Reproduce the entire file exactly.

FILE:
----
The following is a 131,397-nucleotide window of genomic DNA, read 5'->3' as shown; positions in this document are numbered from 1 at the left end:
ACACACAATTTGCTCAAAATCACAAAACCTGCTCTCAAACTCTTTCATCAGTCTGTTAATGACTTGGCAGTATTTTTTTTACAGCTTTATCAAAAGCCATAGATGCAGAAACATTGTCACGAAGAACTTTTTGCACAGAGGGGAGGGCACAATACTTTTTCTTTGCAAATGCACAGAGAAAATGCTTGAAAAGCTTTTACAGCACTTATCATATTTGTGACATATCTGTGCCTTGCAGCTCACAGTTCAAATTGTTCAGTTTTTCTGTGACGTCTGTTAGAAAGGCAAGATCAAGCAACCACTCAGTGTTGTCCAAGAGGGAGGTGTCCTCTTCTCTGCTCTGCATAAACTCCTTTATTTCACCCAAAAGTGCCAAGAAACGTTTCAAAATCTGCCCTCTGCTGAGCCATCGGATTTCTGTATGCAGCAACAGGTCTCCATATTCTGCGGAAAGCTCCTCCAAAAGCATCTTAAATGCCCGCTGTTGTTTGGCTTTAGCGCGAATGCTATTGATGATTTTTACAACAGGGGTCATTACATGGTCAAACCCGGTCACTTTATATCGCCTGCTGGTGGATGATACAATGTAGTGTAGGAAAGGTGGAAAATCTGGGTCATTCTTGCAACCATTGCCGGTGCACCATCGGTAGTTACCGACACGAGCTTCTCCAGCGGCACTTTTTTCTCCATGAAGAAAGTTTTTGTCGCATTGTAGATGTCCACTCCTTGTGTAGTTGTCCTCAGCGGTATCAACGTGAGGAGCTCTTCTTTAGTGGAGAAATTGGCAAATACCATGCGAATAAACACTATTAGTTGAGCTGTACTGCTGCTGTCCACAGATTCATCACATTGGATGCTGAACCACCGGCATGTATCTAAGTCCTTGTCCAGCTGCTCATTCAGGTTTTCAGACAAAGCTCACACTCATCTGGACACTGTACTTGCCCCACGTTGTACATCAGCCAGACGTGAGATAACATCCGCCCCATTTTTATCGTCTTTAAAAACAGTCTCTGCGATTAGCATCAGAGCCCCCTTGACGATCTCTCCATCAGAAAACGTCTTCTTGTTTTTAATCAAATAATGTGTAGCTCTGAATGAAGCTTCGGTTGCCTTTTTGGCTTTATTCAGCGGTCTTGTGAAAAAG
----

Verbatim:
The following is a 131,397-nucleotide window of genomic DNA, read 5'->3' as shown; positions in this document are numbered from 1 at the left end:
ACACACAATTTGCTCAAAATCACAAAACCTGCTCTCAAACTCTTTCATCAGTCTGTTAATGACTTGGCAGTATTTTTTTTACAGCTTTATCAAAAGCCATAGATGCAGAAACATTGTCACGAAGAACTTTTTGCACAGAGGGGAGGGCACAATACTTTTTCTTTGCAAATGCACAGAGAAAATGCTTGAAAAGCTTTTACAGCACTTATCATATTTGTGACATATCTGTGCCTTGCAGCTCACAGTTCAAATTGTTCAGTTTTTCTGTGACGTCTGTTAGAAAGGCAAGATCAAGCAACCACTCAGTGTTGTCCAAGAGGGAGGTGTCCTCTTCTCTGCTCTGCATAAACTCCTTTATTTCACCCAAAAGTGCCAAGAAACGTTTCAAAATCTGCCCTCTGCTGAGCCATCGGATTTCTGTATGCAGCAACAGGTCTCCATATTCTGCGGAAAGCTCCTCCAAAAGCATCTTAAATGCCCGCTGTTGTTTGGCTTTAGCGCGAATGCTATTGATGATTTTTACAACAGGGGTCATTACATGGTCAAACCCGGTCACTTTATATCGCCTGCTGGTGGATGATACAATGTAGTGTAGGAAAGGTGGAAAATCTGGGTCATTCTTGCAACCATTGCCGGTGCACCATCGGTAGTTACCGACACGAGCTTCTCCAGCGGCACTTTTTTCTCCATGAAGAAAGTTTTTGTCGCATTGTAGATGTCCACTCCTTGTGTAGTTGTCCTCAGCGGTATCAACGTGAGGAGCTCTTCTTTAGTGGAGAAATTGGCAAATACCATGCGAATAAACACTATTAGTTGAGCTGTACTGCTGCTGTCCACAGATTCATCACATTGGATGCTGAACCACCGGCATGTATCTAAGTCCTTGTCCAGCTGCTCATTCAGGTTTTCAGACAAAGCTCACACTCATCTGGACACTGTACTTGCCCCACGTTGTACATCAGCCAGACGTGAGATAACATCCGCCCCATTTTTATCGTCTTTAAAAACAGTCTCTGCGATTAGCATCAGAGCCCCCTTGACGATCTCTCCATCAGAAAACGTCTTCTTGTTTTTAATCAAATAATGTGTAGCTCTGAATGAAGCTTCGGTTGCCTTTTTGGCTTTATTCAGCGGTCTTGTGAAAAAG